AUGUSTA – The state watchdog office will do a “risk assessment” of Maine’s housing authority in the coming months in response to a directive by the Legislature’s Government Oversight Committee.

The committee voted 7-3 Tuesday, with three Democrats in opposition, to direct the Office of Program Evaluation and Government Accountability to review all operations of MaineHousing.

The committee also added the state Office of Information Technology to the list of agencies to be reviewed, said Beth Ashcroft, executive director of the program evaluation office.

Ashcroft said she was given no specifics about MaineHousing, nor was she given a list of concerns about the agency.

“It’s more in the arena of a large agency, quasi-independent, that doesn’t get the same level of scrutiny as other state agencies,” she said.

She described it as a “risk assessment” that will look at MaineHousing’s operations, programs and finances. The review, and the review of the Office of Information Technology, will likely not begin in earnest until after Jan. 1, Ashcroft said.

Before it gets to those reviews, the office must finish an investigation of the Department of Education’s Child Development Services program and an analysis of how much the state spends per prisoner, she said.

Dale McCormick, executive director of MaineHousing, said her agency gets several federal reviews each year and has an internal auditor who reports to the MaineHousing Board of Commissioners each year. She said she is ready for the program evaluation review.

“I welcome it,” she said. “I think the more people know about what we do, the prouder they will be of what we do.”

MaineHousing has an annual operating budget of about $13 million and 143 employees. It gets $380,000 a year in state general fund money and a portion of the real estate transfer tax, in addition to millions of federal dollars. It acts as a bank for affordable housing, as a public housing authority that manages 800 properties, and as an administrator for 35 programs, McCormick said.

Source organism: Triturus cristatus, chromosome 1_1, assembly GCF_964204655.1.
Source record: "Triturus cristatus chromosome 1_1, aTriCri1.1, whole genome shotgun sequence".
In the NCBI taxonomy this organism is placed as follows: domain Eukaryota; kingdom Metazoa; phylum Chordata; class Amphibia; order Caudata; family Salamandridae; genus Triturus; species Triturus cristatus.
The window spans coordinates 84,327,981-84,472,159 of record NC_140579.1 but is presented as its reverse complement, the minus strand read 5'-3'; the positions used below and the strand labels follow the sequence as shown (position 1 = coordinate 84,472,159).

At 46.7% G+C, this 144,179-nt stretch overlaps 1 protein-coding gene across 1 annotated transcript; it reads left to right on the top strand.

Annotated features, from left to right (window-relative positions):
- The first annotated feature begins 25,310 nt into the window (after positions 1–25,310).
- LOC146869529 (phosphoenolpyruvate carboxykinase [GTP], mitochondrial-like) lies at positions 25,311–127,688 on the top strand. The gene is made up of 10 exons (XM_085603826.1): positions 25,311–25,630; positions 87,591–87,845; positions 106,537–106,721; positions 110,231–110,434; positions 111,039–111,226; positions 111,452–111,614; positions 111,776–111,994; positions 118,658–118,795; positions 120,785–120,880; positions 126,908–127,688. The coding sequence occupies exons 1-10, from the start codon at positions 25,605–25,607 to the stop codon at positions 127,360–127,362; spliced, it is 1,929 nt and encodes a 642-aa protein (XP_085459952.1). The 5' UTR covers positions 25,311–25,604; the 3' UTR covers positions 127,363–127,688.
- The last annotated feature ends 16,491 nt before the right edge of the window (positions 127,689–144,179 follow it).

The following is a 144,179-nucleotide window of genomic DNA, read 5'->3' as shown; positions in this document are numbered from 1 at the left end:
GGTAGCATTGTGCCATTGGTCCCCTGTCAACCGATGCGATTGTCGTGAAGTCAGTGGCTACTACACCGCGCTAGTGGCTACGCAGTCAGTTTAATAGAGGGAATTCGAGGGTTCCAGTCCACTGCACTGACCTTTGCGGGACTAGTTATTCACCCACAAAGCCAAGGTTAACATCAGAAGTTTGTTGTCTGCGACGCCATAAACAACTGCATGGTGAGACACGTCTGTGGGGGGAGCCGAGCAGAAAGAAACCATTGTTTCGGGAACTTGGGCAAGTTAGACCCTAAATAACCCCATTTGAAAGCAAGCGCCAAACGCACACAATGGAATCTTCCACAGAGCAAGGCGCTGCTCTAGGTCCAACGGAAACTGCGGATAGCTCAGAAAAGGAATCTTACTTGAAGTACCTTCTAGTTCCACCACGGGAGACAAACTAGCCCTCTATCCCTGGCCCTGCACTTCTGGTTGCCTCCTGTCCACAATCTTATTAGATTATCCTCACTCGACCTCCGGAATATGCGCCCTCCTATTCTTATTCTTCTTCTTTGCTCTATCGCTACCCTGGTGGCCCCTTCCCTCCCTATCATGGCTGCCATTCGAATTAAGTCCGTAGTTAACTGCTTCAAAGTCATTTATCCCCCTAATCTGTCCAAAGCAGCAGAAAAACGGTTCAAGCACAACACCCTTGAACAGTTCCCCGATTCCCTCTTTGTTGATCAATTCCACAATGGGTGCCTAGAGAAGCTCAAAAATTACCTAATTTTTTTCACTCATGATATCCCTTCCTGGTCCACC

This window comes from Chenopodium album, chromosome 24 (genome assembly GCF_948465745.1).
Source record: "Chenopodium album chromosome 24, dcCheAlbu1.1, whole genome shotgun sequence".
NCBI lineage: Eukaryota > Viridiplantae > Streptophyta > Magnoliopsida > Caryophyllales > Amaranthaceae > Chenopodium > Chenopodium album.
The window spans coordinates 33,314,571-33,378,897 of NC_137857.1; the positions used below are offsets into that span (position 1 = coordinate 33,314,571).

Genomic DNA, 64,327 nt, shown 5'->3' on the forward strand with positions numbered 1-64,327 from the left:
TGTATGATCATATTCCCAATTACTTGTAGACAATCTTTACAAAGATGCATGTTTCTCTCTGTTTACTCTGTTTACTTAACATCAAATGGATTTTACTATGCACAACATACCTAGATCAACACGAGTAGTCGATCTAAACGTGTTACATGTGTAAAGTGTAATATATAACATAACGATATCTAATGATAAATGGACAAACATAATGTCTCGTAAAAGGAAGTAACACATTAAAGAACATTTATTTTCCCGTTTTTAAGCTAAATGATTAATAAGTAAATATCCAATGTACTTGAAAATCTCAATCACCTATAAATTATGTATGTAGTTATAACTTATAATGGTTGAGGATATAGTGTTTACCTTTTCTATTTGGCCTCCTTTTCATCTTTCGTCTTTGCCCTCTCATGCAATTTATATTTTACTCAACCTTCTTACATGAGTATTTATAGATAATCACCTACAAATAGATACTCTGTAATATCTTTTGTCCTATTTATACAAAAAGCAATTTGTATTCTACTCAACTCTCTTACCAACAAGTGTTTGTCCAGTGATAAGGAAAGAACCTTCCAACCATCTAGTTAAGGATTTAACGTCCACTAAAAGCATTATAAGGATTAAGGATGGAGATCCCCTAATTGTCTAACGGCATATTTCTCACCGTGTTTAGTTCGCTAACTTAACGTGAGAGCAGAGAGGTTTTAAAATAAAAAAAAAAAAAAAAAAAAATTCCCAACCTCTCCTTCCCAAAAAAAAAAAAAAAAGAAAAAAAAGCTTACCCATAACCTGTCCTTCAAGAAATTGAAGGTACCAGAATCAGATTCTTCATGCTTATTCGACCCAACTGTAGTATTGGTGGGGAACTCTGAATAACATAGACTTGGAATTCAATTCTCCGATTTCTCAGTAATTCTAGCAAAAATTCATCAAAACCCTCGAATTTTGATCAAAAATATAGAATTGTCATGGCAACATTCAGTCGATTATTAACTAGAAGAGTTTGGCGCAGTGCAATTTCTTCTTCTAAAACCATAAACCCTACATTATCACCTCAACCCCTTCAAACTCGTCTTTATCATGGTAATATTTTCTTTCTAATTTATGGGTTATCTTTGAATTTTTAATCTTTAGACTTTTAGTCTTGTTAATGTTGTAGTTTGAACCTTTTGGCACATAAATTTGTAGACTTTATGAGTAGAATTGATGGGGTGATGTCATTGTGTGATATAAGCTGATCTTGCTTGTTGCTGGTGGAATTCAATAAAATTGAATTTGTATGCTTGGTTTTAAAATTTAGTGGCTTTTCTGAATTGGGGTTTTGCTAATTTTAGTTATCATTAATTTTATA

“We’re responding constantly to scrutiny,” she said, noting that her agency has a room set aside for the various auditors who visit each year.

MaineHousing is one of several quasi-state agencies that will likely be reviewed eventually by the program evaluation office, said Sen. Bill Diamond, D-Windham, a member of the Government Oversight Committee.

After an extensive review of the Maine Turnpike Authority showed early this year that toll money was spent on lavish dinners and international trips by Executive Director Paul Violette and other officials, the committee identified “a whole pool of agencies we should probably look at,” Diamond said.

But during Tuesday’s meeting, he heard no specific complaints or concerns about MaineHousing, which led him to vote against the motion to put the agency on the list of reviews.

“It just seemed odd to me,” he said. “It was pulled out of the blue and put on the work agenda. There should be a reason for this.

“What was the reason for fishing this out of the middle?”

MaineHousing has been challenged in recent months by the conservative Maine Heritage Policy Center, which held a press conference in July to complain that the agency was overcharging for public records that had to be compiled in response to a Freedom of Access Act request.

This month, the agency released salary data to the Maine Heritage Policy Center in response to a revised request for information.

Sen. David Trahan, R-Waldoboro, another committee member, described Tuesday’s vote as a directive for a preliminary review because MaineHousing handles a lot of money.

Earlier this year, Republicans identified the housing authority as a top priority for examination, but Democrats put it much lower on their list, he said.

MaineToday Media State House Writer Susan Cover can be contacted at 620-7015 or at: [email protected]